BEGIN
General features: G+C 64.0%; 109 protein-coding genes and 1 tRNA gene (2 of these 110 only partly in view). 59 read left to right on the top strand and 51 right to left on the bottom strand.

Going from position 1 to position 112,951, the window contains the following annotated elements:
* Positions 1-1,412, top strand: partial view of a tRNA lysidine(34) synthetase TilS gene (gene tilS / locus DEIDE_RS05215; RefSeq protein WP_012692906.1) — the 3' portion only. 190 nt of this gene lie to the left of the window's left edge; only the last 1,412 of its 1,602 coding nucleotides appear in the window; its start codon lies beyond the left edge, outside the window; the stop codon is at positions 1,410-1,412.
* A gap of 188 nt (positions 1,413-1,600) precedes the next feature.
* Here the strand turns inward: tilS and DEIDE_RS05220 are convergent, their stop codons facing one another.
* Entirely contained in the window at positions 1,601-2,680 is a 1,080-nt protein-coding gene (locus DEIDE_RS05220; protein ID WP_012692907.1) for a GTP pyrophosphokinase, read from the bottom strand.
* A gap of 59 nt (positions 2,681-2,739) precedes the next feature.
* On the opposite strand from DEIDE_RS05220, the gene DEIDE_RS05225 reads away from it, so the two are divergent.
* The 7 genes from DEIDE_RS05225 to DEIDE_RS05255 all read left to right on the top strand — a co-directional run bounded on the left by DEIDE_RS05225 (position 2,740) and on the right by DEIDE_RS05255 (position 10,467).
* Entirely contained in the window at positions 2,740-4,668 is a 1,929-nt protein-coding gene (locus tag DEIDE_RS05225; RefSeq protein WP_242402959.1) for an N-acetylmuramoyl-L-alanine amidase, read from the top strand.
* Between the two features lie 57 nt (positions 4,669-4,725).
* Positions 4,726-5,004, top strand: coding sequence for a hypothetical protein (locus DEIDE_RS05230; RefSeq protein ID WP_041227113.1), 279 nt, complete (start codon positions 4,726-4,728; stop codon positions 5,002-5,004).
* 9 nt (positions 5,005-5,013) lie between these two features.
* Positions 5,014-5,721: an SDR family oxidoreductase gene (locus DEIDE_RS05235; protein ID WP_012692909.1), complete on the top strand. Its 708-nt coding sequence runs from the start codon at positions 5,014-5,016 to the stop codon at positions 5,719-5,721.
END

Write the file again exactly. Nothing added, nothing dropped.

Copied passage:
General features: G+C 64.0%; 109 protein-coding genes and 1 tRNA gene (2 of these 110 only partly in view). 59 read left to right on the top strand and 51 right to left on the bottom strand.

Going from position 1 to position 112,951, the window contains the following annotated elements:
* Positions 1-1,412, top strand: partial view of a tRNA lysidine(34) synthetase TilS gene (gene tilS / locus DEIDE_RS05215; RefSeq protein WP_012692906.1) — the 3' portion only. 190 nt of this gene lie to the left of the window's left edge; only the last 1,412 of its 1,602 coding nucleotides appear in the window; its start codon lies beyond the left edge, outside the window; the stop codon is at positions 1,410-1,412.
* A gap of 188 nt (positions 1,413-1,600) precedes the next feature.
* Here the strand turns inward: tilS and DEIDE_RS05220 are convergent, their stop codons facing one another.
* Entirely contained in the window at positions 1,601-2,680 is a 1,080-nt protein-coding gene (locus DEIDE_RS05220; protein ID WP_012692907.1) for a GTP pyrophosphokinase, read from the bottom strand.
* A gap of 59 nt (positions 2,681-2,739) precedes the next feature.
* On the opposite strand from DEIDE_RS05220, the gene DEIDE_RS05225 reads away from it, so the two are divergent.
* The 7 genes from DEIDE_RS05225 to DEIDE_RS05255 all read left to right on the top strand — a co-directional run bounded on the left by DEIDE_RS05225 (position 2,740) and on the right by DEIDE_RS05255 (position 10,467).
* Entirely contained in the window at positions 2,740-4,668 is a 1,929-nt protein-coding gene (locus tag DEIDE_RS05225; RefSeq protein WP_242402959.1) for an N-acetylmuramoyl-L-alanine amidase, read from the top strand.
* Between the two features lie 57 nt (positions 4,669-4,725).
* Positions 4,726-5,004, top strand: coding sequence for a hypothetical protein (locus DEIDE_RS05230; RefSeq protein ID WP_041227113.1), 279 nt, complete (start codon positions 4,726-4,728; stop codon positions 5,002-5,004).
* 9 nt (positions 5,005-5,013) lie between these two features.
* Positions 5,014-5,721: an SDR family oxidoreductase gene (locus DEIDE_RS05235; protein ID WP_012692909.1), complete on the top strand. Its 708-nt coding sequence runs from the start codon at positions 5,014-5,016 to the stop codon at positions 5,719-5,721.